Msgr. Peter Vaccari, rector of St. Joseph’s Seminary in Dunwoodie, N.Y., is pictured in this 2017 file photo. (CNS photo/Gregory A. Shemitz)

NEW YORK (CNS) — Msgr. Peter Vaccari, currently rector of St. Joseph’s Seminary in Dunwoodie, New York, has been elected to succeed Msgr. John E. Kozar as president of the Catholic Near East Welfare Association/Pontifical Mission for Palestine.

New York Cardinal Timothy M. Dolan, chair and treasurer of the board of trustees of CNEWA/PMP, announced Oct. 22 that the Vatican approved the nomination and election of Msgr. Vaccari, who will assume his responsibilities in the near future.

He will initiate the transition process as vice president Jan. 1 and succeed Msgr Kozar when he retires at a date yet to be determined.

A priest of the Diocese of Brooklyn, New York, Msgr. Vaccari, 67, will conclude his term as Dunwoodie’s rector Dec. 31. Ordained in 1977, he has served as a parish priest, seminary professor, chaplain with the Air Force Reserve.

Prior to becoming rector at St. Joseph’s Seminary in the New York Archdiocese in 2012, he was rector of Immaculate Conception Seminary in Huntington, New York, in the Diocese of Rockville Centre.

Msgr. Kozar, a priest of the Diocese of Pittsburgh, began his tenure as president of CNEWA/PMP in September 2011, after having served as national director of the Pontifical Mission Societies for 10 years.

“A diocesan priest on loan to the missions,” noted Msgr. Kozar.

During his tenure, the priest has encouraged the Eastern Catholic churches — “which CNEWA is privileged to serve” — as these communities “continue in their renewal called for by the fathers of the Second Vatican Council.”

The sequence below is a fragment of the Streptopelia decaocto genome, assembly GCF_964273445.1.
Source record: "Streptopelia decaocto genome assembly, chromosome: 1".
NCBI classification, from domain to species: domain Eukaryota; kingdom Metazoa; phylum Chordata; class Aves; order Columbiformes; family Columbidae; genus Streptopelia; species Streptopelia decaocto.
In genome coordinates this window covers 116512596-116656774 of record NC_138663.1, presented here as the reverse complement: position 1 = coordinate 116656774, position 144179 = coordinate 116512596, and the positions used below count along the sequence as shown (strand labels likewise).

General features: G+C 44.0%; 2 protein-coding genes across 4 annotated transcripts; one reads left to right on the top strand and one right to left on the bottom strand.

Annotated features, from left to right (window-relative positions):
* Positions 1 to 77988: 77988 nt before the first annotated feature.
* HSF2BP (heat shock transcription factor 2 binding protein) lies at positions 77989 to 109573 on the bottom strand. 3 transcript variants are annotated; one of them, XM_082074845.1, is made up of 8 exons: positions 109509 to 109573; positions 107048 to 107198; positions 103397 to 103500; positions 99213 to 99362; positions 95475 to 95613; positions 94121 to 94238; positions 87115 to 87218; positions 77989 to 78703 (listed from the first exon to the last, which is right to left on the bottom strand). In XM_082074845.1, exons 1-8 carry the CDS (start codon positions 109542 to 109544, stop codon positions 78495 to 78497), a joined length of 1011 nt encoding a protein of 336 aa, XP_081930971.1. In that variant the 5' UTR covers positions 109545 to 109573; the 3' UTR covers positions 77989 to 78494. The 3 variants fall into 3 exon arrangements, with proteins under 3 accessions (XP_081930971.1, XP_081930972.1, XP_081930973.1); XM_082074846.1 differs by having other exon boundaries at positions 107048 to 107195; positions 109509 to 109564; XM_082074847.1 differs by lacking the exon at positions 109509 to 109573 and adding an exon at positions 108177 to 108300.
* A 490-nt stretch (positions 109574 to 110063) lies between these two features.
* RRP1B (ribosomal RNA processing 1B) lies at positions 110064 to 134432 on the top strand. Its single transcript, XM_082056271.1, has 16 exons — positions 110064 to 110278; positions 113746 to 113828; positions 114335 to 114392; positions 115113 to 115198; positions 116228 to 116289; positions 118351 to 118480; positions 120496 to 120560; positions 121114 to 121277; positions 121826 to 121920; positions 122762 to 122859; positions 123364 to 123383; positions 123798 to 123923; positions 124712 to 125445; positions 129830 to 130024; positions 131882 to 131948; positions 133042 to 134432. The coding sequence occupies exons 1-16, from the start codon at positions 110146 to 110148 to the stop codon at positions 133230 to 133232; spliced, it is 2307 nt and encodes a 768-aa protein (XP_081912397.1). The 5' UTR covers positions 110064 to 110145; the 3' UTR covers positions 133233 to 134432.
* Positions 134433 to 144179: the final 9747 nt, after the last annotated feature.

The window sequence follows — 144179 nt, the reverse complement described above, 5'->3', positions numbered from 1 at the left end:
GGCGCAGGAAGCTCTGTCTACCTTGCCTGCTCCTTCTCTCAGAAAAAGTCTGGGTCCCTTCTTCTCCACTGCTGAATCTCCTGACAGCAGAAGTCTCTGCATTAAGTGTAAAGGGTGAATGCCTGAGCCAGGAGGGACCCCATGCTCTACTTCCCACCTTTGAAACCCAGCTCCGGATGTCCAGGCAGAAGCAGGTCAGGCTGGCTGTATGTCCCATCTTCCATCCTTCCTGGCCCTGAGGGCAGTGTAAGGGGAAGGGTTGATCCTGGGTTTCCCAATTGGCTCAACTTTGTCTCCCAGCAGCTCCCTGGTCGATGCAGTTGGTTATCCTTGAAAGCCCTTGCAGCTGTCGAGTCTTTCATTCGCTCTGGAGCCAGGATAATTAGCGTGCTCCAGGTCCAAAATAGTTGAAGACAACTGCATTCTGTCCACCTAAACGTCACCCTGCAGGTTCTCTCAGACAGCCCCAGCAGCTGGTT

“As I travel throughout CNEWA’s world,” Msgr. Kozar said, “the men and women of these rich communities of faith demonstrate the church at her best, whether by wiping tears from the eyes of abandoned pensioners or in offering the Bread of Life to refugees in a camp.”

An agency of the Holy See, CNEWA/PMP works for, through and with the Eastern churches throughout the Middle East, Northeast Africa, India and Eastern Europe. It has offices in Addis Ababa, Ethiopia; Amman, Jordan; Asmara, Eritrea; Beirut; Ernakulam in the Indian state of Kerala; Jerusalem; New York; and Ottawa, Ontario.

Founded by Pope Pius XI in 1926, CNEWA provides aid to religious sisters caring for orphaned and abandoned children; helps displaced and refugee families; offers maternity and health care for the poorest of the poor; supports the formation and education of seminarians, religious sisters and catechetical leaders; sponsors catechesis programs for children and young adults; and funds initiatives for the marginalized, especially the elderly and disabled.